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04/14/93

CONTACT: Stanford University News Service (415) 723-2558

New program to increase minority students in science, engineering

STANFORD -- Stanford University, in conjunction with six other universities and with support from the National Science Foundation, is embarking on a five-year program to recruit, retain, fund and graduate more minority students in engineering and the sciences.

The programs will begin with the next academic year and run through at least 1998, according to Noe Paul Lozano of the School of Engineering.

"We are expecting to decrease the number of minorities who 'switch' out of engineering into other majors, and increase the graduation rate for those who declare engineering," Lozano said.

The school hopes to increase its graduation rate for minorities (currently 88 percent in four or five years) to close to 100 percent.

The National Science Foundation's newly formed Alliance for Minority Participation includes three historically black colleges and universities (North Carolina A&T State University, Southern University in Louisiana and Prairie View A&M in Texas) and four major research universities (Stanford, the University of Michigan, the University of Washington and the University of Texas-Austin).

The NSF has committed $1 million per year for the program. Stanford will receive five annual grants of $132,500, for a total of $662,500, for its role in the effort.

Lozano, associate dean for student affairs and director for Minority and Affirmative Action Programs in the School of Engineering, will oversee the programs along with Professor Reginald Mitchell, mechanical engineering.

The new alliance, Lozano said, proposes a comprehensive plan that focuses on the retention of undergraduate minority students in science and engineering. Attention will also be directed toward high school and community college students who may want help in deciding whether to study in the sciences or engineering.

All seven universities involved, Lozano said, seek programs "with the philosophy of community-building principles to develop stronger and long-lasting environments of support for minority students."

Discussions at Stanford have already led to a plan to develop programs in three areas: academic enrichment, outreach and community college "linkages," and corporate involvement.

Specific programs Stanford plans to introduce include:

  • Travel grants for recently admitted high school seniors who have expressed an interest in majoring in engineering. The students would also be scheduled for informal meetings with key engineering faculty and staff.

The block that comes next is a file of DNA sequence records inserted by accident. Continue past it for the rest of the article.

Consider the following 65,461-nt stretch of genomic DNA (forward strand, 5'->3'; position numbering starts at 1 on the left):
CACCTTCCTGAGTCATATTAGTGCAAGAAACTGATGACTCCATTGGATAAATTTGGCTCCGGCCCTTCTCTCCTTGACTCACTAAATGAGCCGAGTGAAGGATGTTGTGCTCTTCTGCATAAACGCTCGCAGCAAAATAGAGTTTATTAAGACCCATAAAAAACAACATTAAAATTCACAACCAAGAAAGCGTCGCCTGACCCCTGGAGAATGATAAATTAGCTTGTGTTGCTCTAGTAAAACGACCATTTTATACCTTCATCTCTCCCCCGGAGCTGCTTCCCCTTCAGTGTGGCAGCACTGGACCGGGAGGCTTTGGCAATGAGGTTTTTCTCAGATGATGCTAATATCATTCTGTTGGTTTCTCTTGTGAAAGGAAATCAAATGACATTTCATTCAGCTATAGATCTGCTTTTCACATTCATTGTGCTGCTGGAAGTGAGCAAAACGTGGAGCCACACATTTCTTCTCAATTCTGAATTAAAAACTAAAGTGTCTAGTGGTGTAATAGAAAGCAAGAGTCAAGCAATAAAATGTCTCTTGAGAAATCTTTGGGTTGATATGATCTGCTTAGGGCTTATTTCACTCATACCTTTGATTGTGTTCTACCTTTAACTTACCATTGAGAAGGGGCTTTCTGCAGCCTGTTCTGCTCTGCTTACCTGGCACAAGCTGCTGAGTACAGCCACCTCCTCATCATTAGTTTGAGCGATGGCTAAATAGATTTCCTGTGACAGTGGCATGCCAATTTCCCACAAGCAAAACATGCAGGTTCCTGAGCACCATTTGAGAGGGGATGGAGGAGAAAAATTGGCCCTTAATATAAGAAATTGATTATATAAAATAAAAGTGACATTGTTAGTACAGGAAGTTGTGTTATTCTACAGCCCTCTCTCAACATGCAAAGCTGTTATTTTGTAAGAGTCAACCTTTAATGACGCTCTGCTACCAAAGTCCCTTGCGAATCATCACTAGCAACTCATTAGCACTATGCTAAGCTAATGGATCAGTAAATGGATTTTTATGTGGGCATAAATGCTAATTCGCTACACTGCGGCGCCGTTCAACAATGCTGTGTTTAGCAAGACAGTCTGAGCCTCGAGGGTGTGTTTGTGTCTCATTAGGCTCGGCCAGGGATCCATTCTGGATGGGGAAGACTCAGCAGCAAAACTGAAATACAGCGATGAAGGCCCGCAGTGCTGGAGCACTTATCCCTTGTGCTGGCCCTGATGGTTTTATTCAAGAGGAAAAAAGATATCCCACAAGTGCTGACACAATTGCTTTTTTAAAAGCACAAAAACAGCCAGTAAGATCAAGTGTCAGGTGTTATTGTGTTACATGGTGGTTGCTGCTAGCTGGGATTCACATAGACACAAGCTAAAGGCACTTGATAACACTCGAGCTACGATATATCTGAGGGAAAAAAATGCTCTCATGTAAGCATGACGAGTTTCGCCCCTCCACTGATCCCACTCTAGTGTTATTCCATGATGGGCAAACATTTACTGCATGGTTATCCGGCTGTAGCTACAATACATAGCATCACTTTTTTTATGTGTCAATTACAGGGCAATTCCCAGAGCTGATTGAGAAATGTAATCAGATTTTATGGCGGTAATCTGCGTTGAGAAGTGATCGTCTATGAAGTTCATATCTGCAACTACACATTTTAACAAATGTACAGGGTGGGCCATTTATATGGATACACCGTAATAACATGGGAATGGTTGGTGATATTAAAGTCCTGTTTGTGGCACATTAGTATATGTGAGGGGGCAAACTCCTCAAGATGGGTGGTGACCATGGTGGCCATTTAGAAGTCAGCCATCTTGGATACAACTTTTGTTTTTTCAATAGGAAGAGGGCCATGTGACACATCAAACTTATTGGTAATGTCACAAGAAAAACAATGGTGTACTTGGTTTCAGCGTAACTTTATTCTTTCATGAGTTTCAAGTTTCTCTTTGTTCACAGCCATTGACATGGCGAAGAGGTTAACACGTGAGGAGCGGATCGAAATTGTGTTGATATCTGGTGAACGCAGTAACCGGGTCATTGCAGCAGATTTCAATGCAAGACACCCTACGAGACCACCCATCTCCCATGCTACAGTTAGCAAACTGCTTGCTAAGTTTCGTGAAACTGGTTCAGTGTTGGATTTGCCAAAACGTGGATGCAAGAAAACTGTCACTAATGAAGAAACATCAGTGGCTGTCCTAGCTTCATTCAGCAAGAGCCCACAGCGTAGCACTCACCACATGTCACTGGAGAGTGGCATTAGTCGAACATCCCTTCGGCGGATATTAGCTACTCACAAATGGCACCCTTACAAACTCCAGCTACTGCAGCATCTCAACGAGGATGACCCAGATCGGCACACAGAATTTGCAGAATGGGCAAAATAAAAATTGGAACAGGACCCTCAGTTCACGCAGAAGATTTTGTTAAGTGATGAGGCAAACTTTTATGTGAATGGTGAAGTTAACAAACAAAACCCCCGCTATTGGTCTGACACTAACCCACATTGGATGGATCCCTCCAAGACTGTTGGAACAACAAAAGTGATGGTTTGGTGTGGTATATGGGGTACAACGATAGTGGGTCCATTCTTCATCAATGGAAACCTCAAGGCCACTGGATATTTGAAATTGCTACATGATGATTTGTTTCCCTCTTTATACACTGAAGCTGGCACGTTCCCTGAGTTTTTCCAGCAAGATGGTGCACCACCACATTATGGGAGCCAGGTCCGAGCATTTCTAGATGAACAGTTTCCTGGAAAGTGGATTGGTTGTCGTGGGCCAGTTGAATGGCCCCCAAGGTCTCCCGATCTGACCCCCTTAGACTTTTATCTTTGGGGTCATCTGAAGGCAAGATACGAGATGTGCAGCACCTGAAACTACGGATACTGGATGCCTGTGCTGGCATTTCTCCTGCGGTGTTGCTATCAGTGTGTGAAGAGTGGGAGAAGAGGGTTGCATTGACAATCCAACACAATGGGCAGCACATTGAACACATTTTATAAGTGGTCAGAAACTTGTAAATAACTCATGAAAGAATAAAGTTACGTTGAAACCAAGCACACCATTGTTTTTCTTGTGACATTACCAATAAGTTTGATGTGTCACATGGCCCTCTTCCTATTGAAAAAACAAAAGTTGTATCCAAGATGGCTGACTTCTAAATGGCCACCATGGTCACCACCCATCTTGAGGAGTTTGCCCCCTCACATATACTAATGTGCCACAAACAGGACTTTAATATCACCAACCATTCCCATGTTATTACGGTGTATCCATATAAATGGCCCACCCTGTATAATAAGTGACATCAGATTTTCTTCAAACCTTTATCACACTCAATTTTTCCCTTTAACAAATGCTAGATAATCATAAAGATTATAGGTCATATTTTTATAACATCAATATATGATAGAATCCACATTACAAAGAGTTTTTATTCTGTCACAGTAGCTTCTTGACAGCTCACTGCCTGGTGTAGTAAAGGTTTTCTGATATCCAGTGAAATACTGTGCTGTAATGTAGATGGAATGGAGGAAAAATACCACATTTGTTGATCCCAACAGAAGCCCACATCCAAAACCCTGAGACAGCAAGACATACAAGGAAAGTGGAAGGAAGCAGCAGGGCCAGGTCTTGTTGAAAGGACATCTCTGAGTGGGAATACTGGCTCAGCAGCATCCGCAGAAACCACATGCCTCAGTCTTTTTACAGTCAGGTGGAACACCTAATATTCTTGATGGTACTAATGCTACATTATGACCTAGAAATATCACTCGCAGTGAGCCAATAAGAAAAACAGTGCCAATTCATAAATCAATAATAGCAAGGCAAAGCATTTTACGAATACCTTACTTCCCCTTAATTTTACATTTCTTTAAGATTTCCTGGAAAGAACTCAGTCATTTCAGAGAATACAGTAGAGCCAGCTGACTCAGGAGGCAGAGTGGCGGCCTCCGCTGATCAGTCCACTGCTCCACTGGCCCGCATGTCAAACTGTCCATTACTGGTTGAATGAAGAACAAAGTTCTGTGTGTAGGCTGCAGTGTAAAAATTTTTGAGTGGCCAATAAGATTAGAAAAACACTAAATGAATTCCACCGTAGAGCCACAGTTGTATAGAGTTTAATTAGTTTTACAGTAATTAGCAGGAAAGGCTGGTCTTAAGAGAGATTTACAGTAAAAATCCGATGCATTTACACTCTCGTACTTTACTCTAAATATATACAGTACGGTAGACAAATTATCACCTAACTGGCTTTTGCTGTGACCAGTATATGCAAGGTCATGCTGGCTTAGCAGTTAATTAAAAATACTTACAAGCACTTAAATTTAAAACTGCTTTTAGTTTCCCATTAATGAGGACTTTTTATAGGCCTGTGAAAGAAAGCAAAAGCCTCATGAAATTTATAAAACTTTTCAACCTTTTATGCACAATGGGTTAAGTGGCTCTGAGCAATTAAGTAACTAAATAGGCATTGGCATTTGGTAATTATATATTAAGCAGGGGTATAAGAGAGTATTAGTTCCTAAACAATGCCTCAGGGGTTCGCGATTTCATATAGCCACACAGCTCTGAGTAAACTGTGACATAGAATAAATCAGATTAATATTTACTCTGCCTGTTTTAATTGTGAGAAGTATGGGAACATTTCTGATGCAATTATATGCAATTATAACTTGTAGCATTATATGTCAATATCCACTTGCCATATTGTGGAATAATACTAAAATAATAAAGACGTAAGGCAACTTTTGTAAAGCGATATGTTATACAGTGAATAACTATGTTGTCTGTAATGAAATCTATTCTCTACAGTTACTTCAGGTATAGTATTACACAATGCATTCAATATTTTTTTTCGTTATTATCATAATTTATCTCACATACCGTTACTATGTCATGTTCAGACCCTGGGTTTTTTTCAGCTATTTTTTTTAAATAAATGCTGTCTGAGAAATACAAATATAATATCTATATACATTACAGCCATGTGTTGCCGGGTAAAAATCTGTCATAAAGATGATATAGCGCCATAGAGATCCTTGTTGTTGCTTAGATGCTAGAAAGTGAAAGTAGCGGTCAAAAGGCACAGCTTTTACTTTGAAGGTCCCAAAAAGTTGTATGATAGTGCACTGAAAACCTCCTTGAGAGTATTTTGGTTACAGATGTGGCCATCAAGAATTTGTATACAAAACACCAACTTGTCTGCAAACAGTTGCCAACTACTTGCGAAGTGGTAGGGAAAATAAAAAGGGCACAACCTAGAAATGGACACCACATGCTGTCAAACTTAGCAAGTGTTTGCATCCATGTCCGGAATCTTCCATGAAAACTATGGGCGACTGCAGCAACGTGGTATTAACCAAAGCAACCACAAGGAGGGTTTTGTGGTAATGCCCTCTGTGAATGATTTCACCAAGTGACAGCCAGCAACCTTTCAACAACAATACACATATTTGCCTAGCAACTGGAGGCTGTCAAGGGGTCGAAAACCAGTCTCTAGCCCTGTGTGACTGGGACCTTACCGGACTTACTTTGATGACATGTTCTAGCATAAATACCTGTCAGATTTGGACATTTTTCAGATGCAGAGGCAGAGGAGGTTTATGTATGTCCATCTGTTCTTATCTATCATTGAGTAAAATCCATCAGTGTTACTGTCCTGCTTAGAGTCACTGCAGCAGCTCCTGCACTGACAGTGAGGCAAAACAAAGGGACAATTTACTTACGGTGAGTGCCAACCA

• Mini-grants for summer sessions for recently admitted high school seniors who want to brush up on calculus, chemistry, physics or other courses at a local community college or state university before enrolling at Stanford.
  • A possible summer "bridge" program modeled after the successful Stanford American Indian Summer Institute Program.
  • Special summer research experiences to solidify faculty and student mentoring relationships, where none have existed in the past.
  • New approaches in math, science and engineering courses that focus on group study and support while using a collaborative learning approach and building on extra problem-solving analytical skills, particularly in those courses that are "gatekeeper," or "weed-out," courses.
  • "Second-chance" programs for technically inclined students who have talent but have failed to take advantage of the resources and services available to them.
  • Corporate matching grants for those students who want to improve their academic performance by taking prerequisites during the summer.
  • Special exchanges with community college professors who teach predominantly minority students and who want to reform their curriculum to match the requirements at Stanford.
  • And, corporate involvement in industrial scholarship, internship and co-op programs.

Lozano and Mitchell will work out the details of implementing the programs with a group of faculty and administrators that include: James Montoya, director of undergraduate admissions; Michael Jackson, dean of students; Cheryll Hawthorne-Searight, assistant dean for student affairs in the School of Engineering; Jim Larimore, assistant dean of students; Michele Marincovich, director of the Center for Teaching and Learning; Hector Cuevas, director of undergraduate advising; and Professors Brad Osgood (mathematics), Mason Yearian (physics) and John Bravman (materials science and engineering).

In addition, James Gibbons, dean of the School of Engineering, has provided vital support for the new programs and will offer matching funds of 1.5 to 1, Lozano said.

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